The National Advisory General Medical Sciences (NAGMS) Council was convened in closed session for its one hundred forty-ninth meeting at 8:30 a.m. on Thursday, May 24, 2012.
Dr. Judith H. Greenberg, acting director of the National Institute of General Medical Sciences (NIGMS), presided as chair of the meeting. After a closed session from 8:30 a.m. to 3:02 p.m. on May 24, the meeting was open to the public on May 25 from 8:30 a.m. to 11:45 a.m.
David A. Agard, Ph.D.Michael D. Caldwell, M.D., Ph.D.Mary (Molly) L. Carnes, M.D.Karolin Luger, Ph.D.David O. Meltzer, M.D., Ph.D.Scott J. Miller, Ph.D.Denise J. Montell, Ph.D.Robert F. Murphy, Ph.D.Marc A. Nivet, Ed.D.Vern L. Schramm, Ph.D.Margaret C. Werner-Washburne, Ph.D.Holly A. Wichman, Ph.D.
Luisa DiPietro, D.D.S., Ph.D.
John E. Johnson, Ph.D.James L. Stevens, Ph.D.
Trisha N. Davis, Ph.D.Professor and Acting ChairDepartment of BiochemistryUniversity of WashingtonSeattle, WA 98195
Ann Hochschild, Ph.D.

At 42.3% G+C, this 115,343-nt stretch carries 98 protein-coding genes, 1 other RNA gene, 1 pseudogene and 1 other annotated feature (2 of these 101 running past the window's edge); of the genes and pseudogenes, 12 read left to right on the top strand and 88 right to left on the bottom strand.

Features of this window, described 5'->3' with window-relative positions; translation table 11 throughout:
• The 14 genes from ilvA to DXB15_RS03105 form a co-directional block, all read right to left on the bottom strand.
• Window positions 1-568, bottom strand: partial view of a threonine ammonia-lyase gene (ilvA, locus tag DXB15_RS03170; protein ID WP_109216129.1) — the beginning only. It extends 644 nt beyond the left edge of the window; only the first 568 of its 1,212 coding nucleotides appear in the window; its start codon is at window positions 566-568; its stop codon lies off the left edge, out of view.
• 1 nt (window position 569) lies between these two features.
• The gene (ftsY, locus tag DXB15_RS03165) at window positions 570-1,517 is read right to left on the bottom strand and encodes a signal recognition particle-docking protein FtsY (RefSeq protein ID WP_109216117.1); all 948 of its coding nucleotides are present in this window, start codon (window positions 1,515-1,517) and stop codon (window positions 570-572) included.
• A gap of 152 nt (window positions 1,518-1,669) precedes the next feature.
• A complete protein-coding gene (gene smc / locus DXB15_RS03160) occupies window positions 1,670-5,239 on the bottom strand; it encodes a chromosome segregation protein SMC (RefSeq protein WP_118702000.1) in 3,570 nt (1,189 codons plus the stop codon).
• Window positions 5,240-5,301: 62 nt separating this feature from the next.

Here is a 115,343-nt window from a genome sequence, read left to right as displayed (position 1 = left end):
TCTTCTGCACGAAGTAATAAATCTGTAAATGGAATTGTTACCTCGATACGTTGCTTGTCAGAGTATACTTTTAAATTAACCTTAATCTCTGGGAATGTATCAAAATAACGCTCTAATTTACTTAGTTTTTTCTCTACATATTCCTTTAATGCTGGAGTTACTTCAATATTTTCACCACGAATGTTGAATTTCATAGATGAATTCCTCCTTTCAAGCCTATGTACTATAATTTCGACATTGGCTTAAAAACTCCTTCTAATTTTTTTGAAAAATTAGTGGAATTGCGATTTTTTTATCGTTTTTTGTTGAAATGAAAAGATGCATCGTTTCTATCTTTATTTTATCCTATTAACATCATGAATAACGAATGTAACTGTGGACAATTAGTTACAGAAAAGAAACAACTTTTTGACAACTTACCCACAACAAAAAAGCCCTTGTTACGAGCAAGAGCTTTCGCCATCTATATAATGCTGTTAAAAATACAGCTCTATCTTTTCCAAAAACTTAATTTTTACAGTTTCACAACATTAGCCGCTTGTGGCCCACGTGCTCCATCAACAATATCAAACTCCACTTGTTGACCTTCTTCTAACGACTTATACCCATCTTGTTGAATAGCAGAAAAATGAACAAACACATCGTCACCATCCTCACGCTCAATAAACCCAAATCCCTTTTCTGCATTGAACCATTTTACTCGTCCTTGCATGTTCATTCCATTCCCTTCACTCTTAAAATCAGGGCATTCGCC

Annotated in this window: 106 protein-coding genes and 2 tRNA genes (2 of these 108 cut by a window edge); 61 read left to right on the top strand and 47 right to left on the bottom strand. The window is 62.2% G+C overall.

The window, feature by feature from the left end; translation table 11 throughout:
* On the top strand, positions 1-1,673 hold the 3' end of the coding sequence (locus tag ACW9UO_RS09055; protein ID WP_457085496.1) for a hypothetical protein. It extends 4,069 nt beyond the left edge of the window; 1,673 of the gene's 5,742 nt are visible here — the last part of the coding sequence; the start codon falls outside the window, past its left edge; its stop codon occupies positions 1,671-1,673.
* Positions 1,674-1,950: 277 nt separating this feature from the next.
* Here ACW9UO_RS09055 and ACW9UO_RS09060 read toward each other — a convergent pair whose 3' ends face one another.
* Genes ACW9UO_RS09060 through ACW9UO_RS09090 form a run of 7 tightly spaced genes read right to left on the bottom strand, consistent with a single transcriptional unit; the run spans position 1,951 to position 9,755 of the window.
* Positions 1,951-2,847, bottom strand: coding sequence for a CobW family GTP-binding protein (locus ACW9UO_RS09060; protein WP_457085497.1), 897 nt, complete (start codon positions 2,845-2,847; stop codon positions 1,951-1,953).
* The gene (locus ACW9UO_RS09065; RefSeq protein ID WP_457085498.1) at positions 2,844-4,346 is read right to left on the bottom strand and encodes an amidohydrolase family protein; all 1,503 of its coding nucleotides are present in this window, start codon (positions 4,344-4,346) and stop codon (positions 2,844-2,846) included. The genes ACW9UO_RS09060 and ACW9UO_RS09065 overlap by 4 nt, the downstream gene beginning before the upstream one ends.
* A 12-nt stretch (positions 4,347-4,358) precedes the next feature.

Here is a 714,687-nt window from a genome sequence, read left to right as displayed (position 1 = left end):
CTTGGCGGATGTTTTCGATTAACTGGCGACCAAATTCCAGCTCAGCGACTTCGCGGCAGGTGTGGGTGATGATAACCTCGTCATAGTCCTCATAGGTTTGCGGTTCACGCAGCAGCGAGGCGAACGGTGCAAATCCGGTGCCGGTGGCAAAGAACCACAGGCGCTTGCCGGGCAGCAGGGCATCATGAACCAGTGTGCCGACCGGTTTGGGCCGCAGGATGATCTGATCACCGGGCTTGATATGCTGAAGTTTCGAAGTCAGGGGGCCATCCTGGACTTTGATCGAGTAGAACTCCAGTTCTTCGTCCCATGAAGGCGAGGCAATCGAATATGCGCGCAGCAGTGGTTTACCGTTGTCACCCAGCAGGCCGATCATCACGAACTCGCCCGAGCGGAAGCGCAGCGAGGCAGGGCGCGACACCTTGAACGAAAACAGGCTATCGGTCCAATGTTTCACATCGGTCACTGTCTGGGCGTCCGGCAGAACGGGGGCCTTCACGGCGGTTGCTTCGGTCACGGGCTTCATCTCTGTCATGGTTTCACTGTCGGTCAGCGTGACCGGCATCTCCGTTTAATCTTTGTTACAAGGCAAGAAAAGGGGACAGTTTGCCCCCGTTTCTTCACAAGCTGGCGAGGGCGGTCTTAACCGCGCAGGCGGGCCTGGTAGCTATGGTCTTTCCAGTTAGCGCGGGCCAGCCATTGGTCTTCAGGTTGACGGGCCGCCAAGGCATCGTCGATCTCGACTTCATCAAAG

Maude and Lillian Presley Professor of Microbiology and ImmunobiologyDepartment of Microbiology and ImmunobiologyHarvard Medical SchoolBoston, MA 02115
Richard Lalonde, Pharm.D.
Vice President andGlobal Head of Clinical PharmacologyHead of Clinical Pharmacology for Primary CarePfizer, Inc.Groton, CT 06340
Debra A. Schwinn, M.D.
Professor and ChairDepartment of Anesthesiology and Pain MedicineAllan J. Treuer Endowed ProfessorAdjunct Professor of Pharmacology and Genome SciencesUniversity of WashingtonSeattle, WA 98195-6540
Janet L. Smith, Ph.D.
Martha L. Ludwig Professor of Protein Structure and FunctionDepartment of Biological ChemistryUniversity of MichiganAnn Arbor, MI 48109-2216
Volker M. Vogt, Ph.D.
ProfessorDepartment of Molecular Biology and GeneticsCornell UniversityIthaca, NY 14853
Council roster (available from NIGMS).
Dr. Lisa Kirkham, Purdue UniversityDr. Perry Kirkham, Purdue UniversityDr. Molly Maguire, Lewis-Burke AssociatesDr. Brittany Westlake, American Chemical Society
Dr. Roland F. Hirsch, Department of EnergyDr. Mary Ann Horn, National Science FoundationDr. Anne Maglia, National Science FoundationDr. Elsa Schaefer, National Science FoundationDr. Marcelo Vinces, National Science Foundation
Please see the sign-in sheet (available from NIGMS).